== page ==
noip and there like - take your public ip address and give it a name [that you can control and move to elsewhere]
IPV6 also has private parts [oh err]

there are other ways of connecting to local machines using various techniques but in general KISS

some networks like wireless ones give you an end user IP address in a private range - this is so you don't run a server on your Phone etc .... [well other reasons also]
so you cannot use noip for that sort of thing
How To ask Questions :- http://www.catb.org/esr/faqs/smart-questions.html
WARNING - some parts of this post may be erroneous YMMV

1QC43qbL5FySu2Pi51vGqKqxy3UiJgukSX
Covfefe

Heater
Posts: 16832
Joined: Tue Jul 17, 2012 3:02 pm

Re: PuTTY and No-IP

Mon Aug 08, 2016 7:08 am

Almost nobody is using IPv6 across the internet.

Services like dataplicity.com create "tunnels". Your machine will have a local LAN address, like 192.168.0.21 that is not reachable form the outside internet. The dataplicity program on your machine will make a connection out to dataplicity.com and then start exchanging data with it. In the same way a web browser connects out to servers on the internet. Then when you make connection to a URL on dataplicity.com their service will forward that to your machine over that tunnel.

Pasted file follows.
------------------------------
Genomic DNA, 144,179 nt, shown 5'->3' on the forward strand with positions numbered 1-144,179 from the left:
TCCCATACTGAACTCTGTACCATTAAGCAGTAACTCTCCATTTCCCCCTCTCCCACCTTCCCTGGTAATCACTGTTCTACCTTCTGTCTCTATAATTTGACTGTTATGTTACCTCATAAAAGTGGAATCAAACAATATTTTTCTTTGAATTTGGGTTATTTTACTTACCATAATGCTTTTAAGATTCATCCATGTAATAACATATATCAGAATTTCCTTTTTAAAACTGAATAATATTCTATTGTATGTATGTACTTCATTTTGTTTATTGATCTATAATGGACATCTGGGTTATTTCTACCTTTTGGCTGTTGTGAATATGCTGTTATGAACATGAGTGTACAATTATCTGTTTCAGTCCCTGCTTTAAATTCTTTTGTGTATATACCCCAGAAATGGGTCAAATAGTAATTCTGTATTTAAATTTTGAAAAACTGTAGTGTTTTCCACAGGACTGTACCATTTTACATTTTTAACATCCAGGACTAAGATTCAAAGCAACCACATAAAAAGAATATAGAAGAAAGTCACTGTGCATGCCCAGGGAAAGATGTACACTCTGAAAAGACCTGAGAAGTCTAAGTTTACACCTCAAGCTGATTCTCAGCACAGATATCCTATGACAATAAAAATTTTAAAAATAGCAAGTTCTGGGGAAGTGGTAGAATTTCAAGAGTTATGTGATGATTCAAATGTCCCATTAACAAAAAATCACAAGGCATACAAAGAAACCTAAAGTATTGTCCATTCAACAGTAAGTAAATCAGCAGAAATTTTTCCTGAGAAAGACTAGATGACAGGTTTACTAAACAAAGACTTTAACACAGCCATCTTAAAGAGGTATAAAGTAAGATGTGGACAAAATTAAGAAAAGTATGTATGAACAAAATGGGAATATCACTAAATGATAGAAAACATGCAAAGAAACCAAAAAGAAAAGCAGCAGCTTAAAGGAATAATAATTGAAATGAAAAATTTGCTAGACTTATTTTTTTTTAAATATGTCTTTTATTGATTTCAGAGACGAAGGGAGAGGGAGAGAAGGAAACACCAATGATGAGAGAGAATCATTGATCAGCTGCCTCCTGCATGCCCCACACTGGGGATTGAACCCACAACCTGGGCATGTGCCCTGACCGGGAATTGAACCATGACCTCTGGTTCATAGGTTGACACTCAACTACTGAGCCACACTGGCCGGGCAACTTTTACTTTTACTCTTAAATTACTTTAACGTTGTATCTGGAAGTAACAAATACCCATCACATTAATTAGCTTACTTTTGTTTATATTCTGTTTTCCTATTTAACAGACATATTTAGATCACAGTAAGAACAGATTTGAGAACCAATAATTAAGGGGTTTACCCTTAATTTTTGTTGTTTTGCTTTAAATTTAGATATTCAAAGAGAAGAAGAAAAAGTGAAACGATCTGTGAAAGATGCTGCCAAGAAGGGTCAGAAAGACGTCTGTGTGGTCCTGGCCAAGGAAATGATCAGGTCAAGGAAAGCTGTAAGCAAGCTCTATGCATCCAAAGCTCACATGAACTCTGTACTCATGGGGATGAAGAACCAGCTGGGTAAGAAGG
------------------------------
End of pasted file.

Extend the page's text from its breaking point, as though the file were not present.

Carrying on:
If we all used IPv6 then every machine anywhere could be on a the same footing and provide services on a public IPv6 address. There is enough addresses to go around. No tunnels or VPN,s etc required.

My thesis is that there is no incentive for major players like Facebook, Google etc to switch to IPv6. It's better for them if they are the service and you are just a consumer. Able to use their services but not provide them yourself.

I think Facebook is a classic example. Basically it is a means of allowing everyone to be in contact with everyone else.It gets around this local LAN addressing problem. But we have to use their service to do so.

If all our machines could easily contact all other machines directly we could just exchange data in a peer to peer fashion without their server farms in the middle. We could all run some software locally that provides Facebook like service to each other.

That would be true "cloud". What we have today is not a cloud but a few highly centralized services.
Memory in C++ is a leaky abstraction .

SonOfAMotherlessGoat
Posts: 690
Joined: Tue Jun 16, 2015 6:01 am

Re: PuTTY and No-IP

Mon Aug 08, 2016 10:49 am